Last Week’s Films (09/04 – 15/04)

A much more successful week this week in terms of both quantity and quality. Here we go!

A Quiet Place (John Krasinski, 2018)

This film follows a family trying to continue their lives after aliens who hunt by sound have invaded Earth and exterminated a large portion of the human race. The family communicates by sign language and makes as little sound as possible to avoid attracting these aliens and being exterminated themselves. Early in the film the youngest son is killed by one of these aliens, and the family drama comes from the deaf daughter who blames herself for his death. It was something of a unique cinematic experience, with the audience remaining as quiet as possible, seemingly afraid to rustle sweet wrappers or popcorn bags so they can avoid breaking the immersion, since the film is largely silent (or at least, quiet). This quietness helped heighten the tension and drama when any sound was made by the characters. Suspension of disbelief is stretched somewhat throughout the film (for example, they have electricity at their house, if it’s from a generator surely that would make a lot of noise…) but nothing you can’t get over enough to enjoy the film. I would have liked to have learned more about the world as a whole rather than just the family, but then it would have been a different film I guess. Overall it was fairly enjoyable, but nothing magnificent. 6/10

Ghost Stories (Andy Nyman and Jeremy Dyson, 2018)

This was more of a straight horror film than A Quiet Place, an anthology of ghost stories held together by a framework of a TV sceptic being given 3 “unsolvable cases” to investigate by a fellow paranormal investigator. The 3 stories differ in quality, with the first being the pick of the bunch and extremely creepy (featuring Paul Whitehouse as the subject of the paranormal encounter), while the other two were less impactful. I enjoyed myself but found the ending didn’t really hit the mark for me, and the 3 stories didn’t seem to be “unsolvable” at all, based on what was shown. There are some pretty good and well delivered jump-scares though, so I would recommend it if you are into horror. 6/10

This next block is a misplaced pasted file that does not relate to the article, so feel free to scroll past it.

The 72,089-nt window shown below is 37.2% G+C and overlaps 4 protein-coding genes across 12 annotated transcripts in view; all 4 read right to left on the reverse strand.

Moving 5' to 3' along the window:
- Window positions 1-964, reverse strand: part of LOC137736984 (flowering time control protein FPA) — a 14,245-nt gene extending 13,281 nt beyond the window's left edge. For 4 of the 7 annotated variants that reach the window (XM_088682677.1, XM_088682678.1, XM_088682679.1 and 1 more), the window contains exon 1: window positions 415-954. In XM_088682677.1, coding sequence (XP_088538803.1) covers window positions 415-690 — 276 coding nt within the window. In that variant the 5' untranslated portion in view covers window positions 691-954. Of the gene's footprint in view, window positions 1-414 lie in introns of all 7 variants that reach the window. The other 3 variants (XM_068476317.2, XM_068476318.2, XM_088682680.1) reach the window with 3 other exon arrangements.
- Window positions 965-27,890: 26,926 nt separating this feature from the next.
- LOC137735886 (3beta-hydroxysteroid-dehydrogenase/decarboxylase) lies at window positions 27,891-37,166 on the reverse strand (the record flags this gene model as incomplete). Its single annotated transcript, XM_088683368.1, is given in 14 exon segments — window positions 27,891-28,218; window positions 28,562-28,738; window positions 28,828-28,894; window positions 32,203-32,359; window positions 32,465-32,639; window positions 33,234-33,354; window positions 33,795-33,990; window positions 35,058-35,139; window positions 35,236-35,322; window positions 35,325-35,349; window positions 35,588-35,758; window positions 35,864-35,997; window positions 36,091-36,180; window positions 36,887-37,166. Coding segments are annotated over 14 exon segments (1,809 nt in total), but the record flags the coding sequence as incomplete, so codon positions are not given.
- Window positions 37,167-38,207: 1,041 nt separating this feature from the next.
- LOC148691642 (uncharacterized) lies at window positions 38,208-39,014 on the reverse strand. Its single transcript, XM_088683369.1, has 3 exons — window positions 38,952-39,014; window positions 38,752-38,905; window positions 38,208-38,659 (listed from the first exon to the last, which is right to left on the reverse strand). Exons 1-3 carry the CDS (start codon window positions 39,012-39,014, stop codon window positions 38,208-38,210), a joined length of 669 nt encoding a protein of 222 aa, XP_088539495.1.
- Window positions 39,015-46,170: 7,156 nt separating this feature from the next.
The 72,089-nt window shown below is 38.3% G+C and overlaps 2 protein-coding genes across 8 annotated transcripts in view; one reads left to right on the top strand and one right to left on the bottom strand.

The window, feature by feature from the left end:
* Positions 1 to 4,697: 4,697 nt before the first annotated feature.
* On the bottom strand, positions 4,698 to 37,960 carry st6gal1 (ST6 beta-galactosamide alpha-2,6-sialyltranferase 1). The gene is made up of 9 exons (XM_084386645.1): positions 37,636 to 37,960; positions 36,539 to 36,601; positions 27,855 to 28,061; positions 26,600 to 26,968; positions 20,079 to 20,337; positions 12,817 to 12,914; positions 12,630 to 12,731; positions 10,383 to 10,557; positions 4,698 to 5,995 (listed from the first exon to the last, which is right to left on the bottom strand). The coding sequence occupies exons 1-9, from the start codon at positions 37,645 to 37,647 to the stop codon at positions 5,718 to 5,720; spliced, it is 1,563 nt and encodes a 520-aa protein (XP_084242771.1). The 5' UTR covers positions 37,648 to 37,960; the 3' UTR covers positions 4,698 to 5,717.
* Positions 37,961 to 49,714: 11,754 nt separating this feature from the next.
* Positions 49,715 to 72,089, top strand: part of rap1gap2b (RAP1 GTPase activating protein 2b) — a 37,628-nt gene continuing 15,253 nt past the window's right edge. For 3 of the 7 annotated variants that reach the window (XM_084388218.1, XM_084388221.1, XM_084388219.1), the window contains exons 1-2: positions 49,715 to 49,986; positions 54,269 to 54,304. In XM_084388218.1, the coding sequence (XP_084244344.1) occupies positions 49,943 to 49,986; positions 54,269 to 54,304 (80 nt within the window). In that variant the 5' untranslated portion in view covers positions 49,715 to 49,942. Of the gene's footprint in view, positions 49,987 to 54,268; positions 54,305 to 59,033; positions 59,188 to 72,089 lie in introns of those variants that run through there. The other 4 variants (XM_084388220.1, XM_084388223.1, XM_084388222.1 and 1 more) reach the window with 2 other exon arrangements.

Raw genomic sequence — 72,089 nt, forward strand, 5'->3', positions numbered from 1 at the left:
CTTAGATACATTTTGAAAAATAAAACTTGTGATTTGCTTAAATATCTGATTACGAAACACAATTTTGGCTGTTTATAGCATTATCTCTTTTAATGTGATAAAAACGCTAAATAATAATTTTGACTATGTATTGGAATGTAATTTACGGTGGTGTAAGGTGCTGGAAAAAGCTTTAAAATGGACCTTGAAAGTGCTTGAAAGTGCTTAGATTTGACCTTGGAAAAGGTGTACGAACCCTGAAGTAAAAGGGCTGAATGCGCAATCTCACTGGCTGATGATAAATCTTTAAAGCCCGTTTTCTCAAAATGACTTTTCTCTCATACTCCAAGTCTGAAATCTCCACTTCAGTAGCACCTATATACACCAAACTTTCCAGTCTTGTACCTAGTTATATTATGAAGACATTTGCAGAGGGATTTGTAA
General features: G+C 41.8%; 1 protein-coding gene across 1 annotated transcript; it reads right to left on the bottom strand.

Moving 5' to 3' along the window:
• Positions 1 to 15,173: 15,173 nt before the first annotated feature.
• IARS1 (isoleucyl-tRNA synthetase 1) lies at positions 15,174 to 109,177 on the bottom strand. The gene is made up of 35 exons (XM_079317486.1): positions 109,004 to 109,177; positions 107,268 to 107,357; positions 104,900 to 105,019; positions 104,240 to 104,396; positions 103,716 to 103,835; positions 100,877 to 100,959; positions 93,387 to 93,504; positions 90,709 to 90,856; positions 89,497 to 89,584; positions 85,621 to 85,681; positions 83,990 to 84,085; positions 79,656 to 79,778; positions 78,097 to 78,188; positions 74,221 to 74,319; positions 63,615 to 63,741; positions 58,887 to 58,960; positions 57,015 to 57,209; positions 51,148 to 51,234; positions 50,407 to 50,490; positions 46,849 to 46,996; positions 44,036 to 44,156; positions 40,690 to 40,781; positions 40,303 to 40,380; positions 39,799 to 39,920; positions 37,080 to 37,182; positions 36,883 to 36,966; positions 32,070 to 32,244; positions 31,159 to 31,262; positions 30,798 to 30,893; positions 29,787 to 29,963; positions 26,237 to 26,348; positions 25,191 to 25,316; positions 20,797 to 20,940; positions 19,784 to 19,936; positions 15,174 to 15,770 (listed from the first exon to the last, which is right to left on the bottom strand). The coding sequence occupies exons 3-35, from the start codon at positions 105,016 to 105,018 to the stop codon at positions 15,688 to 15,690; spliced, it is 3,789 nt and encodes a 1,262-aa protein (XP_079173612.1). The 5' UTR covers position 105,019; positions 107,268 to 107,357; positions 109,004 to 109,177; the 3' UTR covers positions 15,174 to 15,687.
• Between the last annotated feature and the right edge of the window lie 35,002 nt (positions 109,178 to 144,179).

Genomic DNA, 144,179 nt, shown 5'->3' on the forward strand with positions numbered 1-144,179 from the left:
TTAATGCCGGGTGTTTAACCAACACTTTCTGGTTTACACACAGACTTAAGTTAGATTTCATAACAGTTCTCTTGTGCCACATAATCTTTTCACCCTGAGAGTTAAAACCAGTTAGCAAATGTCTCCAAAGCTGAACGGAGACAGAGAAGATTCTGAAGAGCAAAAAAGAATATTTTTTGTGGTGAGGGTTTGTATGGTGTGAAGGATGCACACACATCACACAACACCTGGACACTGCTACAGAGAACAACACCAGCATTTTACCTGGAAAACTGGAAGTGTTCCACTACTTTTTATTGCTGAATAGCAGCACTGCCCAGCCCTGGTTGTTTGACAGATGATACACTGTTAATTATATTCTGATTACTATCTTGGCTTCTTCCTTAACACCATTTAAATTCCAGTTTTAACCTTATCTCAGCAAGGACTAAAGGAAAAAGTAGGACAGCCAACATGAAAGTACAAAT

Certain Women (Kelly Reichardt, 2016)

Three loosely connected stories of women living in the American Northwest. There was a sort of everyday sadness about the stories, nothing extreme (except for Laura Dern’s story, I guess), but I wasn’t particularly engaged by them. 5/10

Dead Ringers (David Cronenberg, 1988)

Jeremy Irons plays twin gynaecologists who share everything, switching places frequently even when dating and sleeping with women. A woman eventually comes between them and their relationship breaks down. Jeremy Irons is very convincing as being two completely different people, but other than that I didn’t find a lot to enjoy about the film. 5/10

Vernon, Florida (Errol Morris, 1981)

After loving The Thin Blue Line I sought out more of Morris’ work but I just couldn’t get into this one, it was essentially just an hour of the people of Vernon, Florida talking nonsense.  Maybe a little interesting to think about and see their idiosyncrasies but no real narrative made it all seem a bit aimless. 4.5/10

From Beyond (Stuart Gordon, 1986)

A scientist finds a way into a parallel world by inventing a machine that stimulates the pituitary gland, and is soon killed by the monsters there. His assistant is put into an asylum afterwards, until a doctor brings him back to the machine to try and find out what has gone on. It’s pretty crazy, and there are some really nice looking practical effects the plot is fairly thin and not compelling. Worth a watch if you enjoy outrageous gorey horror nonsense though, which I sometimes do. 5.5/10

Andre the Giant (Jason Hehir, 2018)

A documentary following the life and career of French wrestler/actor Andre the Giant. It’s a very sad story, and you can really feel the love the interviewees (such as Hulk Hogan, Billy Crystal and Ric Flair) had for the man, but it doesn’t tell us much about his childhood (though this may be because, as the film points out, Andre didn’t really start growing abnormally until around aged 15). It’s a very interesting look at the wrestling business as well as a sad tale of an ill man who died young. I think anyone would find this enjoyable, wrestling fan or not. 6/10

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